The NME's Bob Woffinden wrote a notably unfavourable assessment of the Dark Horse album,[103] in which he found "Hari's on Tour" to be "an unevenly paced boogie thing that has George blowing most of his licks straightaway and Tom Scott coming on with a few quasi-Jnr. Walker bursts". Woffinden continued: "Which, you feel, would not be a bad appetiser for the real meat to follow. Unfortunately, Hari's vegetarian."[104] In an equally unfavourable review of the album,[105][106] Jim Miller of Rolling Stone dismissed the track as "banal".[107] Harrison biographer Alan Clayson refers to Hari's on Tour" as "an instrumental that went in one ear and out the other",[93] while in The Beatles: An Illustrated Record, critics Roy Carr and Tony Tyler described it as sounding like "a backing track from which the vocal line has mysteriously been deleted".[108] Author Elliot Huntley acknowledges that the musicians "performed brilliantly" on the recording, but adds, "unfortunately brilliant musicians alone do not a good song make".[109]

Echoing the magazine's earlier support for the tour,[101] Brian Harrigan of Melody Maker praised Harrison's "nifty slide guitar" on the opening song and throughout the album, which he felt "should certainly do a tremendous amount to salvage George's battered reputation".[110][111][nb 5] In his 1977 book The Beatles Forever, Nicholas Schaffner similarly opined that "Hari's on Tour" "boasts some mean licks" while commenting that neither the tour nor the album "warrant[ed] all the abuse they got".[114] Writing more recently for AllMusic, Richard Ginell describes the recording as "Tom Scott's L.A. Express churning out all-pro L.A.-studio jazz/rock" and adds that the song "gets the doomed project off to a spirited start".[115]

Simon Leng views this "neat instrumental" as a collaborative effort between Harrison and Scott, and a logical step for the guitarist, given Harrison's early appreciation of Chet Atkins' instrumentals.[33] Leng regrets Harrison's apparent abandoning of his "meticulous approach" to recording in favour of uncharacteristic spontaneity, and concludes: "Ultimately, this good-time guitar showcase is as relevant as Dylan's 'Nashville Skyline Rag'."[116] Ian Inglis writes of Scott's soprano sax producing an "atmosphere of anticipation" similar to a successful film or television theme, and identifies "Hari's on Tour" as an indication that Harrison, some years before his career became focused on movie production, was able to "effectively incorporate the conventions of a soundtrack within the codes of rock".[52] Reviewing the 2014 reissue of Dark Horse, Joe Marchese of The Second Disc describes the track as "a bright opening to an album that would considerably darken in tone".[117]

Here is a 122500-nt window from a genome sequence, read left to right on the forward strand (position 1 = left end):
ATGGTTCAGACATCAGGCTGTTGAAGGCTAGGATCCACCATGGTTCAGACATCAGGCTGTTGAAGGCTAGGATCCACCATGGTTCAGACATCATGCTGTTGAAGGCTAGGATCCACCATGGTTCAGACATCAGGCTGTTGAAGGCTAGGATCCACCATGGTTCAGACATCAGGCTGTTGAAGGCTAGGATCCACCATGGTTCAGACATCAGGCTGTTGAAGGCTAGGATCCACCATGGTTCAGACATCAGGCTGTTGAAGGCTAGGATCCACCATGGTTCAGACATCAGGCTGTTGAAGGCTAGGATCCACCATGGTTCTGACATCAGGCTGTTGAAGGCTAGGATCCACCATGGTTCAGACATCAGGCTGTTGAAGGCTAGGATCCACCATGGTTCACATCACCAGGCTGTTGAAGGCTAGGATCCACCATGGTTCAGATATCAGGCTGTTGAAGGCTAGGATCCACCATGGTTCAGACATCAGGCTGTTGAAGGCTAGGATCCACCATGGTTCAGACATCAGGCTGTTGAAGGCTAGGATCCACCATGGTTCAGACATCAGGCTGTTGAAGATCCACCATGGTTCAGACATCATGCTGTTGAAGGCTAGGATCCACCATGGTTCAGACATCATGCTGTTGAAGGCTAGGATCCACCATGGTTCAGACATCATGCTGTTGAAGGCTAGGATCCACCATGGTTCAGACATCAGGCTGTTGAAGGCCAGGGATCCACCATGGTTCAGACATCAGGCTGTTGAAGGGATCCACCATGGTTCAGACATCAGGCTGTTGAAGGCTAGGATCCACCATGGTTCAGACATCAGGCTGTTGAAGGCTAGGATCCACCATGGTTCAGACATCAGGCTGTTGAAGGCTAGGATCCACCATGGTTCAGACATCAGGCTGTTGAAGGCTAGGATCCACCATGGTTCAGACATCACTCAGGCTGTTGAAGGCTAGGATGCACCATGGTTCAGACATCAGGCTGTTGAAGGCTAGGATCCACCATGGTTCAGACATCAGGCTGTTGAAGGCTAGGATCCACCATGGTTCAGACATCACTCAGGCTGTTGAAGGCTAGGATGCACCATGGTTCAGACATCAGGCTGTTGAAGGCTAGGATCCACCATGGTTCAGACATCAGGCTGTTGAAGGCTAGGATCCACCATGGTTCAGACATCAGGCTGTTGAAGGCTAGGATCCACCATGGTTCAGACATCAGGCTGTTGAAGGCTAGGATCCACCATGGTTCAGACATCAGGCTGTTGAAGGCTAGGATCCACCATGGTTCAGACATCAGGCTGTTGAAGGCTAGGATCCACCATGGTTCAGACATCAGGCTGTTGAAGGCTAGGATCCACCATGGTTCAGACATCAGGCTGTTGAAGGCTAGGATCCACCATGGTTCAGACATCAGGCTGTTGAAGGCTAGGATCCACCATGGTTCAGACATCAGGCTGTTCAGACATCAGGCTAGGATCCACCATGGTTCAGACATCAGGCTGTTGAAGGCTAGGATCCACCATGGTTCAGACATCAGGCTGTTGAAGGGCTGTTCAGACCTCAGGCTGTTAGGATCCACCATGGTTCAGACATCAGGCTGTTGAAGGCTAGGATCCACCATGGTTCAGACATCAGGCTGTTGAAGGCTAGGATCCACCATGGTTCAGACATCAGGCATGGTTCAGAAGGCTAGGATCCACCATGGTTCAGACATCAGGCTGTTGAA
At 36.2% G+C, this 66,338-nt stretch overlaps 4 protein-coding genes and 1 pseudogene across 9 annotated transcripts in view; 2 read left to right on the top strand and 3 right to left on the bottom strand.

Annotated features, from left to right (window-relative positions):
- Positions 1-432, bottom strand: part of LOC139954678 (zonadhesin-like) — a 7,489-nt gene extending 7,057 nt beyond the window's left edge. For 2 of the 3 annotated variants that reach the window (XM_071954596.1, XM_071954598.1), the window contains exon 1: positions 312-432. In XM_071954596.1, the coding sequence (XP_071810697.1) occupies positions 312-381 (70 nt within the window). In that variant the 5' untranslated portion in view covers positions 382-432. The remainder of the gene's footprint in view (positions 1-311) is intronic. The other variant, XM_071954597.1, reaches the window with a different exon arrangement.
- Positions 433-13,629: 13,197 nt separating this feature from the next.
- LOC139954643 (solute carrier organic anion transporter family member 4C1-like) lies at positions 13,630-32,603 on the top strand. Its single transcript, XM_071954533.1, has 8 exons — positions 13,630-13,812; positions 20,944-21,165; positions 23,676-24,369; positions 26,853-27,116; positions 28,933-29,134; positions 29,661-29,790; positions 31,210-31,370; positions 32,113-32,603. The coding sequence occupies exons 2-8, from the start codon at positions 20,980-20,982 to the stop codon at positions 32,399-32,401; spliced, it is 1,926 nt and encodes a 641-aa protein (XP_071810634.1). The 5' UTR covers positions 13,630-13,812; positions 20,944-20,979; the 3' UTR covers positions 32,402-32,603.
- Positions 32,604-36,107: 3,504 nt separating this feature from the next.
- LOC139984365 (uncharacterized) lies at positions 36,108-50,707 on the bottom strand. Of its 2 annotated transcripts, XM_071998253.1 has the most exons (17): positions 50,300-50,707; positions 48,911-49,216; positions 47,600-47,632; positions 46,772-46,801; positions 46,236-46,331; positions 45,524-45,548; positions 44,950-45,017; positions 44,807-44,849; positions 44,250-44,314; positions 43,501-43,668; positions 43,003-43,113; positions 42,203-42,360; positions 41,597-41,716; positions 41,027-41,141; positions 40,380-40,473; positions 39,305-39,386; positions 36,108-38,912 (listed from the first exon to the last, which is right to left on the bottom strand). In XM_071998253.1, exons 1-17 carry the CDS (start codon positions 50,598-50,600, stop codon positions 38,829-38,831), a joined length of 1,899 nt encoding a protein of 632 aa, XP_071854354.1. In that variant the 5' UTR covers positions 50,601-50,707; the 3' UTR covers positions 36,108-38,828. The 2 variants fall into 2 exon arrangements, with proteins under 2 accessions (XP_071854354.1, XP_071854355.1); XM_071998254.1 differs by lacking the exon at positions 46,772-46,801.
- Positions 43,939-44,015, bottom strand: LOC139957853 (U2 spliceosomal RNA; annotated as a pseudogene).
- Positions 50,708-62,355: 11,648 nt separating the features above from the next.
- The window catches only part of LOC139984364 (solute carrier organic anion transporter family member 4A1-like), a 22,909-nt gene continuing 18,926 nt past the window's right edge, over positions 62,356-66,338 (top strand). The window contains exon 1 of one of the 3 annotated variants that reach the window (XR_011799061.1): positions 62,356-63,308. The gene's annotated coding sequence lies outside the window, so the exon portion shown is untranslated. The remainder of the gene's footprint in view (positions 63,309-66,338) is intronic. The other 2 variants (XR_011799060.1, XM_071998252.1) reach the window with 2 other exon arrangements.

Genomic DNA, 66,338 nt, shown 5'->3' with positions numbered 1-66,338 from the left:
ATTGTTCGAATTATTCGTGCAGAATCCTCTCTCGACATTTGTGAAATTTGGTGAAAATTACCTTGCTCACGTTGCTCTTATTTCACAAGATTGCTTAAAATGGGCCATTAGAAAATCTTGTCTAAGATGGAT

Live version[edit]

The band was one of the hottest bands I'd ever [been in] ... I mean, maybe I was the worst one in the band! It was a fantastic band, and the tape is a rocking show.[118]

– Harrison discussing his 1974 tour and the proposed live album, February 1975

Harrison recorded and filmed several of the 1974 concerts for a planned release,[73][119] but only live versions of this instrumental and "For You Blue" have ever been issued officially.[118] In 1992, "Hari's on Tour" appeared on the four-song EP accompanying Songs by George Harrison 2,[120] a limited-edition, hand-bound book produced by Genesis Publications.[121] Text accompanying this disc gives the recording information as simply "live in Washington DC in 1974",[122] referring to Harrison's 13 December show at the Capital Centre in Landover, Maryland, a suburb of Washington.[123] The book was limited to a print run of 2500 and published on 22 June 1992.[124][nb 6]

Billy Preston, Harrison and Shankar at the White House with US president Gerald Ford (third from left)

Described by Leng as "the leading performers of the period",[128] Harrison's tour band comprised Scott and Robben Ford from the L.A. Express, Preston on keyboards, jazz percussionist Emil Richards, the rhythm section of Willie Weeks and Andy Newmark, and additional horn players Jim Horn and Chuck Findley.[73] Jim Keltner joined as second drummer midway through the tour,[129] and some of Ravi Shankar's musicians played during Harrison's portion of each show.[86][130] The sound heard during the opening seconds of "Hari's on Tour" is a sarangi, played by Sultan Khan,[131] who was one of the fifteen musicians in Shankar's orchestra.[37]